Monday, June 22, 2009


If you're the sort of person who reads transcripts of Supreme Court oral arguments, and if you have even a passing interest in civil rights law, then you probably figured that Section 5 of the Voting Rights Act was history.

The case was Northwest Austin Municipal Utility District No. 1 v. Holder and all you could want to know about is available at the scotuswiki here. Rather than making you slog through the briefs and argument and whatnot, here's the short version: The Voting Rights Act, a 1965 civil rights law designed to overturn decades of efforts to prevent African Americans from voting, is in part permanent and in part temporary. Among the temporary provisions is Section 5 which requires that certain states and localities which have a history of discriminatory practice in voting, cannot change anything about their voting procedures without getting preclearance from the Justice Department. There's a bailout provision whereby a covered entity can demonstrate it should no longer be subject to the VRA. The District tried to bail out but was told it was not an entity entitled even to seek bailout. So it went to the Supreme Court.

Back to the oral argument. The smart money, when it was over, was that there were 5 votes (which is enough, of course) to declare Section 5 unconstitutional as an infringement on state sovereignty. Everyone condemned the discriminatory past and praised the VRA, but the tea leaves seemed to permit little doubt that Scalia, Alito, and Roberts (along with the ever silent Thomas) would say that Section 5 had done its duty and was no longer necessary. Besides, it was irrational because, for instance, Massachusetts which has no preclearance requirement is at least as discriminatory as, say, Texas.

The key, naturally, would be Justice Kennedy, and the signs weren't good for Section 5:
But yet -- yet the Congress has made a finding that the sovereignty of Georgia is less than the sovereign dignity of Ohio. The sovereignty of Alabama, is less than the sovereign dignity of Michigan. And the governments in one are to be trusted less than the governments than the other.

One of the things we no about the Supreme Court (really, every court) is that it sometimes upends predictions. Today, the Court issued its decision. That 5-4 vote to hold Section 5 unconstitutional came out 8-1 to hold it . . .? Well, it's not terribly clear just how the 8 decided to hold it.

What the opinion by Roberts for the purportedly sane justices (Scalia has, on at least a couple of occasions, distinguished himself from Clarence Thomas by explaining, "I am not a nut") actually says is that the Utility District can seek a bailout from Section 5 preclearance. The lower court had simply read the provision too narrowly.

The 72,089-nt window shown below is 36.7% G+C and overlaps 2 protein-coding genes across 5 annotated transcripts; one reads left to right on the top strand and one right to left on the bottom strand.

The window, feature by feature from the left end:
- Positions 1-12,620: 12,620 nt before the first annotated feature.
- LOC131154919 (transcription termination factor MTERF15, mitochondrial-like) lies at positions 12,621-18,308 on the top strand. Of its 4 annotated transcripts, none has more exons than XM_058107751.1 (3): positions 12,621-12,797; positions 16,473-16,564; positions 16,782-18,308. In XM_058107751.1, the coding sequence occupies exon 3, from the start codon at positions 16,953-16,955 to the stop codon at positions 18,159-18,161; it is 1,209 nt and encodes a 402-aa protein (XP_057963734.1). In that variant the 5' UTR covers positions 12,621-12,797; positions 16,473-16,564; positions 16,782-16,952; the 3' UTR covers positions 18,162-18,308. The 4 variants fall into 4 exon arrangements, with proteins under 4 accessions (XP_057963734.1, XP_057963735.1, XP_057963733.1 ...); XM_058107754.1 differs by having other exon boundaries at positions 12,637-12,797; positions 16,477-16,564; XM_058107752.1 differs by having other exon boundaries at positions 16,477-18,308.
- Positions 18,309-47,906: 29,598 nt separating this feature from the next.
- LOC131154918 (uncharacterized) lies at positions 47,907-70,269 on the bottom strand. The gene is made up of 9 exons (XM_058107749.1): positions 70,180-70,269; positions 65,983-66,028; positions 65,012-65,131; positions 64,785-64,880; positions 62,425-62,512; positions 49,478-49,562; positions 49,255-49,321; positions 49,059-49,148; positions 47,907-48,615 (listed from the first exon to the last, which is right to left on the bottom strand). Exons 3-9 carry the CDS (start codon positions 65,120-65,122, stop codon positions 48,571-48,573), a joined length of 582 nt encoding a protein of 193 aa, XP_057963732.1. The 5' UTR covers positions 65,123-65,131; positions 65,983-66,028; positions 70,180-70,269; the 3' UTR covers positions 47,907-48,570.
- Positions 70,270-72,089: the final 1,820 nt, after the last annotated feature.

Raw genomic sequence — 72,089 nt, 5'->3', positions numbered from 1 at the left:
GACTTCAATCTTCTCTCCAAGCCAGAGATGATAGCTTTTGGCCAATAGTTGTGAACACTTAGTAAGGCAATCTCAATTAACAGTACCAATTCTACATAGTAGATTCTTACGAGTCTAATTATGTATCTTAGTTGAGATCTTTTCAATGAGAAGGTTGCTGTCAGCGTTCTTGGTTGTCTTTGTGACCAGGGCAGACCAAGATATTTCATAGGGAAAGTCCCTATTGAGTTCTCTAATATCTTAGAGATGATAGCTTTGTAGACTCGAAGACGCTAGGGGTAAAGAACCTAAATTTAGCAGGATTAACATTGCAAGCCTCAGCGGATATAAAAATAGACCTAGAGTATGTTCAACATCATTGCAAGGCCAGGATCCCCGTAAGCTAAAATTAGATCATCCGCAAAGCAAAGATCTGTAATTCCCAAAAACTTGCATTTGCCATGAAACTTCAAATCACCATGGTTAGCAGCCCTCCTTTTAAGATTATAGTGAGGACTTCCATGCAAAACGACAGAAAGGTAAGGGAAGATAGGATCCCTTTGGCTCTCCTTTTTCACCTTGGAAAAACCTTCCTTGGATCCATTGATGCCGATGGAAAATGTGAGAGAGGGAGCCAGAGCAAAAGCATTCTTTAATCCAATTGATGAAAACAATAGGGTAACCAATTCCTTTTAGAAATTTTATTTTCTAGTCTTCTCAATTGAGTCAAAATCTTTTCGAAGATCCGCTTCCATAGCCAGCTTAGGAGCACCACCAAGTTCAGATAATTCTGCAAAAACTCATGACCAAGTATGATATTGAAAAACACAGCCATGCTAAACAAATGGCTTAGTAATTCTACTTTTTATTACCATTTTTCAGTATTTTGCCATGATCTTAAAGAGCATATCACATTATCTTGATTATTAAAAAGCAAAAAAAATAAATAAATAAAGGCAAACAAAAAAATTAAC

Whew! Section 5 survives. Preclearance survives. Voting rights survive.

But hold on. Roberts explains that the Court didn't reach the constitutional problems involved because it didn't need to. (Thomas disagreed and would have invalidated Section 5.) But Roberts made clear that Section 5 was surviving by the merest quirk of how the Utility District had argued its case.

The law may have been justified at its inception, but times change:
Some of the conditions that we relied upon in upholding this statutory scheme in Katzenbach and City of Rome have unquestionably improved. Things have changed inthe South. Voter turnout and registration rates now approach parity. Blatantly discriminatory evasions of federal decrees are rare. And minority candidates hold office at unprecedented levels. . . .
These improvements are no doubt due in significant part to the Voting Rights Act itself, and stand as a monument to its success. Past success alone, however, is not adequate justification to retain the preclearance requirements. See Issacharoff, Is Section 5 of the Voting Rights Act a Victim of Its Own Success? 104 Colum. L. Rev. 1710 (2004). It may be that these improvements are insufficient and that conditions continue to warrant preclearance under the Act. But the Act imposes current burdens and must be justified by current needs.
Besides Section 5 discriminates among the states.
The Act also differentiates between the States, despite our historic tradition that all the States enjoy “equal sovereignty.”. . . But a departure from the fundamental principle of equal sovereignty requires a showing that a statute’s disparate geographic coverage is sufficiently related to the problem that it targets.
And, again, things have changed.
The evil that §5 is meant to address may no longer be concentrated in the jurisdictions singled out for preclearance. The statute’s coverage formula is based on data that is now more than 35 years old, and there is considerable evidence that it fails to account for current political condi-tions.
This is all deeply troubling. But - punt.

The thing is, these narrow holdings don't do much. There will be another case. Section 5 just got a break on its shelf life, but there's an expiration date looming unless one of the 5 miraculously switches sides or leaves the court.

Judicial minimalism defers resolving broader questions. It doesn't obviate the need.

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